Back in January, Victoria promised that the results of the Deloitte review of the RSM settlement payment would “be completed within 90 days”. Nine months later, and we’re told Victoria and RSM are reviewing the draft — but we’re still in the dark.

Will some of the $20m have to be repaid to RSM? Has Victoria spent any of this money? We just don’t know, and I’m not prepared to risk my own money on that basis anymore.

Valuation doubts: My final concern relates to Victoria’s valuation. This year, revenue doubled to $14.7m, but the company failed to make a profit due to ‘other losses’ as yet to be explained.

If we assume revenue will double again in the current year and that Victoria will deliver an operating margin of around 25%, which is not unusual for this type of business, then we’d be looking at an operating profit of around $7.5m, with post-tax profits of perhaps £3.8m, assuming a 20% tax rate and the current USD/GBP exchange rate.

That means Victoria’s current valuation is around 15 times my purely theoretical guess at next year’s profits — which may be wildly optimistic. That suggests to me that there could be limited near-term upside to VOG’s share price.

Better out than in: Victoria oil & Gas may still deliver a multi-bagging gain from here on in, but it seems very speculative for an investment that is, essentially, a small utility, not an E&P company.

I’ve run out of patience with the company’s slow and opaque reporting, and have put my money elsewhere, in grown-up company, whose reporting doesn’t raise so many questions.

Disclosure: This article is provided for information only and is not intended as investment advice. The author has no financial interest in Victoria Oil & Gas. Do your own research or seek qualified professional advice before making any trading decisions.

Activist shareholder takes punt at Tethys Petroleum Ltd: should shareholders back changes?

Onshore oil installationIt doesn’t seem long ago that Tethys Petroleum Ltd (LON:TPL) appeared to be on the cusp of transformative successes. Gas and oil production in Kazakhstan looked set to rise and become a cash cow, helping to fund the company’s transformative exploration assets in Tajikistan.

The barnstorming potential of the Tajik assets appeared to be confirmed when Tethys secured a 66%, $63m farm-out deal with no less than Total SA and China National Petroleum Corporation (CNPC).

Not come to pass

As shareholders will be painfully aware, the company has failed to deliver on the promise of 2012 and 2013, and Tethys shares have fallen by 61% over the last 12 months and the company has agreed to sell a majority interest (50% plus one share) of its Kazakh assets for $75m, a deal which I think could cost shareholders dearly in the long term.

As I explained in a new article for the Motley Fool this morning, the risks of further dilution and financial frustration look high, especially as Tethys founder Dr David Robson appears to be more motivated by his seven-figure salary than his minimal investment in the firm.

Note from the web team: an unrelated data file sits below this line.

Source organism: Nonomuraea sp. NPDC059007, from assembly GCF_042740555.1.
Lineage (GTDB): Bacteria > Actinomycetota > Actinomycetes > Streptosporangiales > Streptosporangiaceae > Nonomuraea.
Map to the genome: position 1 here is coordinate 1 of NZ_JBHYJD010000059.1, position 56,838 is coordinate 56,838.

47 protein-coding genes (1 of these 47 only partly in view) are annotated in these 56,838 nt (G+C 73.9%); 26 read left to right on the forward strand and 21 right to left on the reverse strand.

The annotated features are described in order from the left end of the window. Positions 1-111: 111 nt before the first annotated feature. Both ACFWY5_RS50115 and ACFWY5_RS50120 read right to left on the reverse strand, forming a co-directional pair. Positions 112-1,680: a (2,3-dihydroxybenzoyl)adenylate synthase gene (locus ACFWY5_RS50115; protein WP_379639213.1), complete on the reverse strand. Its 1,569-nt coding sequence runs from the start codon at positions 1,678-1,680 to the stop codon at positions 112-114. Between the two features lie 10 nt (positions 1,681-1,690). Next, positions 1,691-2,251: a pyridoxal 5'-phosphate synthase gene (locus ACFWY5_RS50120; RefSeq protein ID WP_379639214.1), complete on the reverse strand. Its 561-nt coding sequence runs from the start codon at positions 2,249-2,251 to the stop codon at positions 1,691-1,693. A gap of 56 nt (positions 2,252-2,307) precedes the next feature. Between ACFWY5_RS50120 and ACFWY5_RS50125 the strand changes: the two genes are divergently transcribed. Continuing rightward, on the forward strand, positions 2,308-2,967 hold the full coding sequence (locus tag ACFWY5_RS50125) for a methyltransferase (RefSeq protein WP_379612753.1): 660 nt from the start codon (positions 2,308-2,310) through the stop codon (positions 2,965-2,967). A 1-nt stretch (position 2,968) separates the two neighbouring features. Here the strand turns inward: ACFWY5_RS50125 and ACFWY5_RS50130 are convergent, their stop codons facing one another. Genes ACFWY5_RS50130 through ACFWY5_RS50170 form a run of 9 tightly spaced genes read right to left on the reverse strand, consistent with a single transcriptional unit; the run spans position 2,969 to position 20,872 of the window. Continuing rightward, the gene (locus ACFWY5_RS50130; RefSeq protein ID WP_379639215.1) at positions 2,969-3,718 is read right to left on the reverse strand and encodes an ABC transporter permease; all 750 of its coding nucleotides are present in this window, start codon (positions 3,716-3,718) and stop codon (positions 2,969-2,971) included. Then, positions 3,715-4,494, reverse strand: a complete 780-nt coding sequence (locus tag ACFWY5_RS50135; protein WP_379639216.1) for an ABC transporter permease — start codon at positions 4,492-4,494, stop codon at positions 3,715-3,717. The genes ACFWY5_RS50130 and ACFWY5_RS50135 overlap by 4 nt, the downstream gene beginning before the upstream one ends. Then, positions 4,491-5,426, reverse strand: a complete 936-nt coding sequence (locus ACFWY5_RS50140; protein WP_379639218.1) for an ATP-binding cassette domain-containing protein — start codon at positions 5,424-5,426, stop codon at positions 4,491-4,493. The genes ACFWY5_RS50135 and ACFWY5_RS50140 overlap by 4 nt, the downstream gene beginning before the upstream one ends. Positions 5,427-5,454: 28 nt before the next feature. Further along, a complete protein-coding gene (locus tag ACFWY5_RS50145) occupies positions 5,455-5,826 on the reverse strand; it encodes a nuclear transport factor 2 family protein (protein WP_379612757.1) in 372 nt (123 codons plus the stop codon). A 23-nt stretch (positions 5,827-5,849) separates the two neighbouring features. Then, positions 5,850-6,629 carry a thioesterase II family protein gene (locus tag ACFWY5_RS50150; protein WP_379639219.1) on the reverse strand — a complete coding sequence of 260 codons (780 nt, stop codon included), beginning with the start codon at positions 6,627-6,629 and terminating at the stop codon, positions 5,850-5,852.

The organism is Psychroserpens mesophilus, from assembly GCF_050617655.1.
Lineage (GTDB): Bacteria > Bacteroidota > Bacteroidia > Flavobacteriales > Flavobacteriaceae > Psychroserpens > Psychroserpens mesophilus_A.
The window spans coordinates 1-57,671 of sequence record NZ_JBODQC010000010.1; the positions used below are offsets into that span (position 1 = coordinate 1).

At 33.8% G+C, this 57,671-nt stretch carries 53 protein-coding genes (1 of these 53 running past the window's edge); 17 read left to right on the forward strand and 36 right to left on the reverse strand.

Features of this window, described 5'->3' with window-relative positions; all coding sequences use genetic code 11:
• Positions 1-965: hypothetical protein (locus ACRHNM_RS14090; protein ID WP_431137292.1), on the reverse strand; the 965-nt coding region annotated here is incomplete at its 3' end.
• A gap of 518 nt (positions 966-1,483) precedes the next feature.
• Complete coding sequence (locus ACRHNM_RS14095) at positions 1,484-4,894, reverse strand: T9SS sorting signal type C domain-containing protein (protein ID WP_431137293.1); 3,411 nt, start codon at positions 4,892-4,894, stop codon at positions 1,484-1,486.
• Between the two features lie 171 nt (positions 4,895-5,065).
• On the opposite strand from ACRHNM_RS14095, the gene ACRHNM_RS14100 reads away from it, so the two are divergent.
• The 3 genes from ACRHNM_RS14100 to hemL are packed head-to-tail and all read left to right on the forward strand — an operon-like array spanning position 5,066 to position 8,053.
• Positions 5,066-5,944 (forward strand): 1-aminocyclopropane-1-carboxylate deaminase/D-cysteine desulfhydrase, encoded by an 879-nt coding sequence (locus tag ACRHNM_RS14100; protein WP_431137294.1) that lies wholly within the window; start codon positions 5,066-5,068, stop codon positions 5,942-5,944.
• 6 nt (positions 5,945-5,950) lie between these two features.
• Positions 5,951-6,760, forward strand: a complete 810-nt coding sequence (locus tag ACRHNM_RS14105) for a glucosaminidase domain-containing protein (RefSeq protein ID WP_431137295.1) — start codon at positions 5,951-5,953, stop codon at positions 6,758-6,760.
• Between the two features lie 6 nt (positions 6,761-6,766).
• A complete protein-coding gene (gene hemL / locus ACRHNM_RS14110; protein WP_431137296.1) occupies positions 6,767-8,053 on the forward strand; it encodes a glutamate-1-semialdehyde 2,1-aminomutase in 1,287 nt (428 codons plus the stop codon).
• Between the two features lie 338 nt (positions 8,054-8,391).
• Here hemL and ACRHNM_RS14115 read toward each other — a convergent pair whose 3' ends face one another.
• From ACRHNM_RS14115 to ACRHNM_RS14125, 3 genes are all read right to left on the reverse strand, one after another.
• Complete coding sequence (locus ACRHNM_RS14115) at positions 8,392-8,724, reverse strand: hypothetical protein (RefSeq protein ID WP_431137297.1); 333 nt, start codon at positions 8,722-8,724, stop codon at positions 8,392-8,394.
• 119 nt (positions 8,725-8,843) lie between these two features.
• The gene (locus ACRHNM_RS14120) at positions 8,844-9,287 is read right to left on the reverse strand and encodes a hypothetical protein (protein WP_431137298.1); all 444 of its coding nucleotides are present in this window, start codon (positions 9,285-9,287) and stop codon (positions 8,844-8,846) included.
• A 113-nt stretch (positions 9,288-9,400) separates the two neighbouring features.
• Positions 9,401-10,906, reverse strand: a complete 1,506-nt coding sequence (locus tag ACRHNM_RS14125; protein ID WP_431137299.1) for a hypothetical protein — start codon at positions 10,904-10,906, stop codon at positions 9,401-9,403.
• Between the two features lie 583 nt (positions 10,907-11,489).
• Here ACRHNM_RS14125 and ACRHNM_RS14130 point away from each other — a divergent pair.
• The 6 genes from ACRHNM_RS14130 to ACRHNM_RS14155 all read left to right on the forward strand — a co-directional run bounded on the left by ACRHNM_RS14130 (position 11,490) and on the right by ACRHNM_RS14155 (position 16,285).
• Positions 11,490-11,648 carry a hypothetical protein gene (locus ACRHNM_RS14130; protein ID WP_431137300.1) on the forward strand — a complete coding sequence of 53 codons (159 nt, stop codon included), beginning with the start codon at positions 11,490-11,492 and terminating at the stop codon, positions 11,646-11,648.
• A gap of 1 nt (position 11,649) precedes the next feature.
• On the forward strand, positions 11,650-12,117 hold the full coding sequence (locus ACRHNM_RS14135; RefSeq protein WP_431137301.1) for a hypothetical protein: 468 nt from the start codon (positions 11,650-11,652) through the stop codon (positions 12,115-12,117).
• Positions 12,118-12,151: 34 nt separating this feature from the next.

I fear that Tethys could become yet another cash-strapped small cap resources stock that limps along with heavily dilutive funding from China, until shareholders are left owning almost nothing — except an expensive board of directors, who are effectively employed by their Chinese backers to manage local operations and political relationships…

On this basis, if I were a Tethys shareholder, I’d back Pope Asset Management’s call for change: the company and its assets need careful management to maximise cash generation and give Tethys shareholders a meaningful chance of benefiting from the truly monster potential of the company’s Tajik assets.

Given founder Dr. Robson’s recent form, I’m not sure Tethys can provide this under his leadership.

Disclosure: This article is provided for information only and is not intended as investment advice. The author has no financial interest in Tethys Petroleum Ltd. Do your own research or seek qualified professional advice before making any trading decisions.

Should you sell Trap Oil Group PLC as costs rise?

Oil rigs in North SeaShares in Trap Oil Group PLC (LON:TRAP) fell 40% yesterday, after the firm revealed that decommissioning costs for its share of the Ithaca Energy-operated Athena Field would be 66% higher than expected — £9m, instead of the £5.4m previously accounted for.

This means that more than half of the firm’s £16.5m cash pile is already spoken for — plus there is further expenditure planned for this autumn on workover activities needed to bring the field back into full production.

Based on yesterday’s announcement and the group’s half-yearly figures, I reckon that Trapoil’s net current assets, are approximately £13m, or 5.7p per share.

To reach this, I’ve deducted 25% from the reported value of its IGas Energy shares and subtracted the £9m decommissioning cost from the firm’s cash balance. I’ve also assigned zero value to Trapoil’s licences and not accounted for future cash flow from Athena — I’d expect this revenue to at least offset the workover costs the firm incurs this autumn, so I’ve ignored both factors in this ‘fag packet’ valuation.